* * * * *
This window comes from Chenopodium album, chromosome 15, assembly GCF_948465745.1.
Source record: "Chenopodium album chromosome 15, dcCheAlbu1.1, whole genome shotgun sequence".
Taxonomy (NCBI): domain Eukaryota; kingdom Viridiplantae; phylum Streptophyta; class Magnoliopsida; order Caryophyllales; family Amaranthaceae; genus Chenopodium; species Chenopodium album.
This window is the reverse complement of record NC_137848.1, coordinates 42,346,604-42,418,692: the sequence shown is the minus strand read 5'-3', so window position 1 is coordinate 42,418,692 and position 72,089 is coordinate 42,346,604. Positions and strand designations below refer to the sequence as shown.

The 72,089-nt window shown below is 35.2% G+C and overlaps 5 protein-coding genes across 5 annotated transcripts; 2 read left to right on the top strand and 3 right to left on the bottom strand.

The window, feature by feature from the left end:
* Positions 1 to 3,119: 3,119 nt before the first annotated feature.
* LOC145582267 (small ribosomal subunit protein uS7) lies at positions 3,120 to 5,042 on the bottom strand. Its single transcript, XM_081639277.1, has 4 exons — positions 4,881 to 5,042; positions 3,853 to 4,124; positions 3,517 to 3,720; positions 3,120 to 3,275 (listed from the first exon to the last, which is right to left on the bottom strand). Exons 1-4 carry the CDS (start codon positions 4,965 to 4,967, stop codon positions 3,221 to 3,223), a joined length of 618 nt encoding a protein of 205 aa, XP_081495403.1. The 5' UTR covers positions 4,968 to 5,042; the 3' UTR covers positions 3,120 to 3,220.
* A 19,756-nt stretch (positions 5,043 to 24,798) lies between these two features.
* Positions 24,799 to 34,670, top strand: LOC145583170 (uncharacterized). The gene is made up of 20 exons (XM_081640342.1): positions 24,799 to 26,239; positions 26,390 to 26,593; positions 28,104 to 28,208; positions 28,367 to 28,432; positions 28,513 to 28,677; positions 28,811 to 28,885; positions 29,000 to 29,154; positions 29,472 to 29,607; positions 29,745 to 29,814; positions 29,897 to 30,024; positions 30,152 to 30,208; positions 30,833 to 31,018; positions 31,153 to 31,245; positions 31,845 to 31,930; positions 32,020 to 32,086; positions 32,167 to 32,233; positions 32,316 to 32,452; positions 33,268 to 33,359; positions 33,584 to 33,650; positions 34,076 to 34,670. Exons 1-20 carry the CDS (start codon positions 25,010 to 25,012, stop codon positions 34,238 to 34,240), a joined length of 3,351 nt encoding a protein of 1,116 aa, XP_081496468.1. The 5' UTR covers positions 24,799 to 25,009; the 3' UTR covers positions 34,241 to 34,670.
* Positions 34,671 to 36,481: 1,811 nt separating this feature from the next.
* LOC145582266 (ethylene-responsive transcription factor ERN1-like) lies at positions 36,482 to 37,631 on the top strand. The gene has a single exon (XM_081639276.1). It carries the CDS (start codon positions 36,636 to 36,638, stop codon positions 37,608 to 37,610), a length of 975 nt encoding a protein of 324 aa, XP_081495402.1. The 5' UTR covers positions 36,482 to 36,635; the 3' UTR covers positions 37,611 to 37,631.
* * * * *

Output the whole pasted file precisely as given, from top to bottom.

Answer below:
This window comes from Chenopodium album, chromosome 15, assembly GCF_948465745.1.
Source record: "Chenopodium album chromosome 15, dcCheAlbu1.1, whole genome shotgun sequence".
Taxonomy (NCBI): domain Eukaryota; kingdom Viridiplantae; phylum Streptophyta; class Magnoliopsida; order Caryophyllales; family Amaranthaceae; genus Chenopodium; species Chenopodium album.
This window is the reverse complement of record NC_137848.1, coordinates 42,346,604-42,418,692: the sequence shown is the minus strand read 5'-3', so window position 1 is coordinate 42,418,692 and position 72,089 is coordinate 42,346,604. Positions and strand designations below refer to the sequence as shown.

The 72,089-nt window shown below is 35.2% G+C and overlaps 5 protein-coding genes across 5 annotated transcripts; 2 read left to right on the top strand and 3 right to left on the bottom strand.

The window, feature by feature from the left end:
* Positions 1 to 3,119: 3,119 nt before the first annotated feature.
* LOC145582267 (small ribosomal subunit protein uS7) lies at positions 3,120 to 5,042 on the bottom strand. Its single transcript, XM_081639277.1, has 4 exons — positions 4,881 to 5,042; positions 3,853 to 4,124; positions 3,517 to 3,720; positions 3,120 to 3,275 (listed from the first exon to the last, which is right to left on the bottom strand). Exons 1-4 carry the CDS (start codon positions 4,965 to 4,967, stop codon positions 3,221 to 3,223), a joined length of 618 nt encoding a protein of 205 aa, XP_081495403.1. The 5' UTR covers positions 4,968 to 5,042; the 3' UTR covers positions 3,120 to 3,220.
* A 19,756-nt stretch (positions 5,043 to 24,798) lies between these two features.
* Positions 24,799 to 34,670, top strand: LOC145583170 (uncharacterized). The gene is made up of 20 exons (XM_081640342.1): positions 24,799 to 26,239; positions 26,390 to 26,593; positions 28,104 to 28,208; positions 28,367 to 28,432; positions 28,513 to 28,677; positions 28,811 to 28,885; positions 29,000 to 29,154; positions 29,472 to 29,607; positions 29,745 to 29,814; positions 29,897 to 30,024; positions 30,152 to 30,208; positions 30,833 to 31,018; positions 31,153 to 31,245; positions 31,845 to 31,930; positions 32,020 to 32,086; positions 32,167 to 32,233; positions 32,316 to 32,452; positions 33,268 to 33,359; positions 33,584 to 33,650; positions 34,076 to 34,670. Exons 1-20 carry the CDS (start codon positions 25,010 to 25,012, stop codon positions 34,238 to 34,240), a joined length of 3,351 nt encoding a protein of 1,116 aa, XP_081496468.1. The 5' UTR covers positions 24,799 to 25,009; the 3' UTR covers positions 34,241 to 34,670.
* Positions 34,671 to 36,481: 1,811 nt separating this feature from the next.
* LOC145582266 (ethylene-responsive transcription factor ERN1-like) lies at positions 36,482 to 37,631 on the top strand. The gene has a single exon (XM_081639276.1). It carries the CDS (start codon positions 36,636 to 36,638, stop codon positions 37,608 to 37,610), a length of 975 nt encoding a protein of 324 aa, XP_081495402.1. The 5' UTR covers positions 36,482 to 36,635; the 3' UTR covers positions 37,611 to 37,631.